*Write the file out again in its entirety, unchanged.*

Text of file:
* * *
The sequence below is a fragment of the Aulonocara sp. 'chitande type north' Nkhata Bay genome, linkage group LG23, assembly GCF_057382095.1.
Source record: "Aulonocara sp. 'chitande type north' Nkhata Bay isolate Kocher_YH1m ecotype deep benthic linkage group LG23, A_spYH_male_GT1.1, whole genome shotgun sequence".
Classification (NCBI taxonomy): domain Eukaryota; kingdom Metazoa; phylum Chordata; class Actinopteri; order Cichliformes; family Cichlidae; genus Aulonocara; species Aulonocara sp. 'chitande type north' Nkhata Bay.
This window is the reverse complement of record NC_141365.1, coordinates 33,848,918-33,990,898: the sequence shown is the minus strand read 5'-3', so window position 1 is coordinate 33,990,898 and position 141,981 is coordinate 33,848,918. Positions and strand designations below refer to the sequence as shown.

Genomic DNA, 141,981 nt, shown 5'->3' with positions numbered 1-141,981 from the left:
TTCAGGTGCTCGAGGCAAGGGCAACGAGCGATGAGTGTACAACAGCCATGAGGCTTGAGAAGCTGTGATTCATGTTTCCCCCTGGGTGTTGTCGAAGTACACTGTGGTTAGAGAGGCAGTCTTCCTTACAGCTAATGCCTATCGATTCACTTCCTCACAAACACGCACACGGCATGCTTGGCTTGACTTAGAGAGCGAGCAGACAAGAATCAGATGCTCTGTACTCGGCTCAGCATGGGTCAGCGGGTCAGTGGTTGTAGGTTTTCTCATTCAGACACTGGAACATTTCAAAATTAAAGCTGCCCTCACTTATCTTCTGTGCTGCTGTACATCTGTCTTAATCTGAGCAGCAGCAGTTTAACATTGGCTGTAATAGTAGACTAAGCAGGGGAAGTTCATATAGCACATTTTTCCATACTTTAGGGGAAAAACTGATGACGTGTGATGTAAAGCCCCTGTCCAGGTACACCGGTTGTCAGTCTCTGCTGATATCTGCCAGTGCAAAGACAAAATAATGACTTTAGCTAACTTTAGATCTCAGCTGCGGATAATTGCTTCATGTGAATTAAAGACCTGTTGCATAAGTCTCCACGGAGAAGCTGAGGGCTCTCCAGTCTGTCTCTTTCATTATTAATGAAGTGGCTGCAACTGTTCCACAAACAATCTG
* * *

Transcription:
The sequence below is a fragment of the Aulonocara sp. 'chitande type north' Nkhata Bay genome, linkage group LG23, assembly GCF_057382095.1.
Source record: "Aulonocara sp. 'chitande type north' Nkhata Bay isolate Kocher_YH1m ecotype deep benthic linkage group LG23, A_spYH_male_GT1.1, whole genome shotgun sequence".
Classification (NCBI taxonomy): domain Eukaryota; kingdom Metazoa; phylum Chordata; class Actinopteri; order Cichliformes; family Cichlidae; genus Aulonocara; species Aulonocara sp. 'chitande type north' Nkhata Bay.
This window is the reverse complement of record NC_141365.1, coordinates 33,848,918-33,990,898: the sequence shown is the minus strand read 5'-3', so window position 1 is coordinate 33,990,898 and position 141,981 is coordinate 33,848,918. Positions and strand designations below refer to the sequence as shown.

Genomic DNA, 141,981 nt, shown 5'->3' with positions numbered 1-141,981 from the left:
TTCAGGTGCTCGAGGCAAGGGCAACGAGCGATGAGTGTACAACAGCCATGAGGCTTGAGAAGCTGTGATTCATGTTTCCCCCTGGGTGTTGTCGAAGTACACTGTGGTTAGAGAGGCAGTCTTCCTTACAGCTAATGCCTATCGATTCACTTCCTCACAAACACGCACACGGCATGCTTGGCTTGACTTAGAGAGCGAGCAGACAAGAATCAGATGCTCTGTACTCGGCTCAGCATGGGTCAGCGGGTCAGTGGTTGTAGGTTTTCTCATTCAGACACTGGAACATTTCAAAATTAAAGCTGCCCTCACTTATCTTCTGTGCTGCTGTACATCTGTCTTAATCTGAGCAGCAGCAGTTTAACATTGGCTGTAATAGTAGACTAAGCAGGGGAAGTTCATATAGCACATTTTTCCATACTTTAGGGGAAAAACTGATGACGTGTGATGTAAAGCCCCTGTCCAGGTACACCGGTTGTCAGTCTCTGCTGATATCTGCCAGTGCAAAGACAAAATAATGACTTTAGCTAACTTTAGATCTCAGCTGCGGATAATTGCTTCATGTGAATTAAAGACCTGTTGCATAAGTCTCCACGGAGAAGCTGAGGGCTCTCCAGTCTGTCTCTTTCATTATTAATGAAGTGGCTGCAACTGTTCCACAAACAATCTG